The relationship between the dressing and the wound is vital to clinical effectiveness. The more-or-less standard wound-surface coverings have been replaced with initial dressings, referred to as modern dressings, which contain an oily and sticky compound. They provide a moist medium by applying the basic mechanistic principles (liquid absorption and release). Other types of products and techniques modify the behaviour of wound cells by acting directly through irritation, biochemical stimulation or genetic modification of the cells, which accelerates the healing process. PMID:22003786

  4. Protein denaturants at aqueous-hydrophobic interfaces: self-consistent correlation between induced interfacial fluctuations and denaturant stability at the interface.

    PubMed

    Cui, Di; Ou, Shu-Ching; Patel, Sandeep

    2015-01-01

    The notion of direct interaction between denaturing cosolvent and protein residues has been proposed in dialogue relevant to molecular mechanisms of protein denaturation. Here we consider the correlation between free energetic stability and induced fluctuations of an aqueous-hydrophobic interface between a model hydrophobically associating protein, HFBII, and two common protein denaturants, guanidinium cation (Gdm(+)) and urea. We compute potentials of mean force along an order parameter that brings the solute molecule close to the known hydrophobic region of the protein. We assess potentials of mean force for different relative orientations between the protein and denaturant molecule. We find that in both cases of guanidinium cation and urea relative orientations of the denaturant molecule that are parallel to the local protein-water interface exhibit greater stability compared to edge-on or perpendicular orientations. This behavior has been observed for guanidinium/methylguanidinium cations at the liquid-vapor interface of water, and thus the present results further corroborate earlier findings. Further analysis of the induced fluctuations of the aqueous-hydrophobic interface upon approach of the denaturant molecule indicates that the parallel orientation, displaying a greater stability at the interface, also induces larger fluctuations of the interface compared to the perpendicular orientations. The correlation of interfacial stability and induced interface fluctuation is a recurring theme for interface-stable solutes at hydrophobic interfaces. Moreover, observed correlations between interface stability and induced fluctuations recapitulate connections to local hydration structure and patterns around solutes as evidenced by experiment (Cooper et al., J. Phys. Chem. A 2014, 118, 5657.) and high-level ab initio/DFT calculations (Baer et al., Faraday Discuss 2013, 160, 89). PMID:25536388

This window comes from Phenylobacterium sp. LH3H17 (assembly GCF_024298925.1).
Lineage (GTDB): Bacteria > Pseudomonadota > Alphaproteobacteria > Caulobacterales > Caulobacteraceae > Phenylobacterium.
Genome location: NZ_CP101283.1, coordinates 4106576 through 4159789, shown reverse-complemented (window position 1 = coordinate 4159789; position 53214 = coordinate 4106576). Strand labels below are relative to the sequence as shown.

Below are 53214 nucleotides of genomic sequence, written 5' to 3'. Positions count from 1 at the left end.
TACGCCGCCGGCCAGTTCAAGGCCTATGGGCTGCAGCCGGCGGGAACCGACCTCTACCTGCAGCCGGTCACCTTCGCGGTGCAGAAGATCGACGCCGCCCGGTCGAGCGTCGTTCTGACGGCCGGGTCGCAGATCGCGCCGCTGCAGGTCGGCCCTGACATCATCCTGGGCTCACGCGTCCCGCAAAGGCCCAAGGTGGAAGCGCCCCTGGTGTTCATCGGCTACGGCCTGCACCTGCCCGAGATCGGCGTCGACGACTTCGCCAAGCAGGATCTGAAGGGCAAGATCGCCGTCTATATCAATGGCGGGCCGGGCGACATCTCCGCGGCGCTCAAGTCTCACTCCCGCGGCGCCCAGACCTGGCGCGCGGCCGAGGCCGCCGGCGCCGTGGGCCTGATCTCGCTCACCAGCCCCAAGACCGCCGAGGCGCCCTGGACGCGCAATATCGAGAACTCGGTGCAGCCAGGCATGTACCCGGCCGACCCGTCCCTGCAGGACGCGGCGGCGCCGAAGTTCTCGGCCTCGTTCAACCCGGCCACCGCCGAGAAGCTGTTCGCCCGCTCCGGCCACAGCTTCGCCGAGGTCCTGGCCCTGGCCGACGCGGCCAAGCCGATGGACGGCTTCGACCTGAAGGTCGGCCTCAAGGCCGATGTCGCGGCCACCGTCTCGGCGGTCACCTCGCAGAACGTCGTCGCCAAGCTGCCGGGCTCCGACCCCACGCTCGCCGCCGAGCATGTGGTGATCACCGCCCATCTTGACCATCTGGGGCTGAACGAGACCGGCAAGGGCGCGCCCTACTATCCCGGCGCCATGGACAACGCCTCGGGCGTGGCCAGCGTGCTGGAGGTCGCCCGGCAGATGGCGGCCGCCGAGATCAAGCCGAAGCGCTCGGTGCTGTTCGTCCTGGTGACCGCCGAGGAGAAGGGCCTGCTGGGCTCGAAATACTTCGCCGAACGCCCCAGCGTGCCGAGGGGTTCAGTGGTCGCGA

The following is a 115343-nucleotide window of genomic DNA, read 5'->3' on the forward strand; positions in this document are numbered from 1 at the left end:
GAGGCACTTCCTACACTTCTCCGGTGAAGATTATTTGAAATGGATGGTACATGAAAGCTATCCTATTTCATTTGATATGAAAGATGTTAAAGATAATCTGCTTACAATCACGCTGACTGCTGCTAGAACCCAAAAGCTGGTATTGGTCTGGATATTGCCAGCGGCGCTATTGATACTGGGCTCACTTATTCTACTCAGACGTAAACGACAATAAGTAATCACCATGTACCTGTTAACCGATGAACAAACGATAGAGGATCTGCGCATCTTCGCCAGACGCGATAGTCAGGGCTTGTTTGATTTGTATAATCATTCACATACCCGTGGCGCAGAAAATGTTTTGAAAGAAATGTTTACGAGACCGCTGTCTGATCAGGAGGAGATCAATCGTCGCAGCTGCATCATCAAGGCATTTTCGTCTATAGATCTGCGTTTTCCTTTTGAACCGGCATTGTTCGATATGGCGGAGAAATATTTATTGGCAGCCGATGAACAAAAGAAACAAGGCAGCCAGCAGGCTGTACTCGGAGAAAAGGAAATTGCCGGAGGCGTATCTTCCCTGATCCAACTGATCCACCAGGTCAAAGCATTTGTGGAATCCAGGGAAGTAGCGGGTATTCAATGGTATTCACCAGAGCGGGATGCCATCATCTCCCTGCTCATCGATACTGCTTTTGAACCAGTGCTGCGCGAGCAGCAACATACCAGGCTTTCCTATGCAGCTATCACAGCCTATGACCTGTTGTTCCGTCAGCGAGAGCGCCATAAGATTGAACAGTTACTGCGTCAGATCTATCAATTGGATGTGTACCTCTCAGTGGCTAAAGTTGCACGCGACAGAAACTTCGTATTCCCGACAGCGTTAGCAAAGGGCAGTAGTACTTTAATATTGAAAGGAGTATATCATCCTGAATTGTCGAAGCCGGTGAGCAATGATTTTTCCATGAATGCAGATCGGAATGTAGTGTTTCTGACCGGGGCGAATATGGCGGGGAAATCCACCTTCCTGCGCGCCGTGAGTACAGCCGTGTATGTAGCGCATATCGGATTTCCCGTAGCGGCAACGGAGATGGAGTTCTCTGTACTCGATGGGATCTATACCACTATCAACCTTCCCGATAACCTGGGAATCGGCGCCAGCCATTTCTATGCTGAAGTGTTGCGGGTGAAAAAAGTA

5. Protein Aggregation/Folding: The Role of Deterministic Singularities of Sequence Hydrophobicity as Determined by Nonlinear Signal Analysis of Acylphosphatase and Aβ(1–40)

    PubMed Central

    Zbilut, Joseph P.; Colosimo, Alfredo; Conti, Filippo; Colafranceschi, Mauro; Manetti, Cesare; Valerio, MariaCristina; Webber, Charles L.; Giuliani, Alessandro

    2003-01-01

    The problem of protein folding vs. aggregation was investigated in acylphosphatase and the amyloid protein Aβ(1–40) by means of nonlinear signal analysis of their chain hydrophobicity. Numerical descriptors of recurrence patterns provided the basis for statistical evaluation of folding/aggregation distinctive features. Static and dynamic approaches were used to elucidate conditions coincident with folding vs. aggregation using comparisons with known protein secondary structure classifications, site-directed mutagenesis studies of acylphosphatase, and molecular dynamics simulations of amyloid protein, Aβ(1–40). The results suggest that a feature derived from principal component space characterized by the smoothness of singular, deterministic hydrophobicity patches plays a significant role in the conditions governing protein aggregation. PMID:14645049

  6. An ant colony optimisation algorithm for the 2D and 3D hydrophobic polar protein folding problem

    PubMed Central

    Shmygelska, Alena; Hoos, Holger H

    2005-01-01